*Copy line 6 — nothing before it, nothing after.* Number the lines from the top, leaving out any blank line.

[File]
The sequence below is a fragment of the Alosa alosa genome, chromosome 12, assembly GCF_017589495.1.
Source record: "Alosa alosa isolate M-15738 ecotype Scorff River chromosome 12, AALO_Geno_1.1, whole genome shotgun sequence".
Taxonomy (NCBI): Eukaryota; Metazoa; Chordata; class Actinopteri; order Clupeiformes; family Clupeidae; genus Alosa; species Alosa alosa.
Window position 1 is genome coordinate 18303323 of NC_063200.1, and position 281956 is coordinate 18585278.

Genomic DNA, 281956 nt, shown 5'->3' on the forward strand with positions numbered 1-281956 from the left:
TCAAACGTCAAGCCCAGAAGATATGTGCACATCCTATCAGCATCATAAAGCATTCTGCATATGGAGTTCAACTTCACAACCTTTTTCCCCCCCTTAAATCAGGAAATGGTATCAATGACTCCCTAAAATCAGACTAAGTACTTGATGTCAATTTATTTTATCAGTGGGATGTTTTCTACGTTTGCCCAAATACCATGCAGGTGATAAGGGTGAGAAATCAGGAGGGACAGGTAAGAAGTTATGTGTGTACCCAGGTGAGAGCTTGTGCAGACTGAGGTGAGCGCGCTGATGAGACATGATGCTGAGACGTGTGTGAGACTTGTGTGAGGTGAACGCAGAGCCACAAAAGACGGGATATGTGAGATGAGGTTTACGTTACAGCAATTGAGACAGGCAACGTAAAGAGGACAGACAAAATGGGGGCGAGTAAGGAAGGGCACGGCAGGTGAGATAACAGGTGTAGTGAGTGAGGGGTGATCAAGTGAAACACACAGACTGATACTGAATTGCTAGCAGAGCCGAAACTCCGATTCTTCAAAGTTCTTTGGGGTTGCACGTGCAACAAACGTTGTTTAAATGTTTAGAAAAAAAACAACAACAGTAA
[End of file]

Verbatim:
TCAAACGTCAAGCCCAGAAGATATGTGCACATCCTATCAGCATCATAAAGCATTCTGCATATGGAGTTCAACTTCACAACCTTTTTCCCCCCCTTAAATCAGGAAATGGTATCAATGACTCCCTAAAATCAGACTAAGTACTTGATGTCAATTTATTTTATCAGTGGGATGTTTTCTACGTTTGCCCAAATACCATGCAGGTGATAAGGGTGAGAAATCAGGAGGGACAGGTAAGAAGTTATGTGTGTACCCAGGTGAGAGCTTGTGCAGACTGAGGTGAGCGCGCTGATGAGACATGATGCTGAGACGTGTGTGAGACTTGTGTGAGGTGAACGCAGAGCCACAAAAGACGGGATATGTGAGATGAGGTTTACGTTACAGCAATTGAGACAGGCAACGTAAAGAGGACAGACAAAATGGGGGCGAGTAAGGAAGGGCACGGCAGGTGAGATAACAGGTGTAGTGAGTGAGGGGTGATCAAGTGAAACACACAGACTGATACTGAATTGCTAGCAGAGCCGAAACTCCGATTCTTCAAAGTTCTTTGGGGTTGCACGTGCAACAAACGTTGTTTAAATGTTTAGAAAAAAAACAACAACAGTAA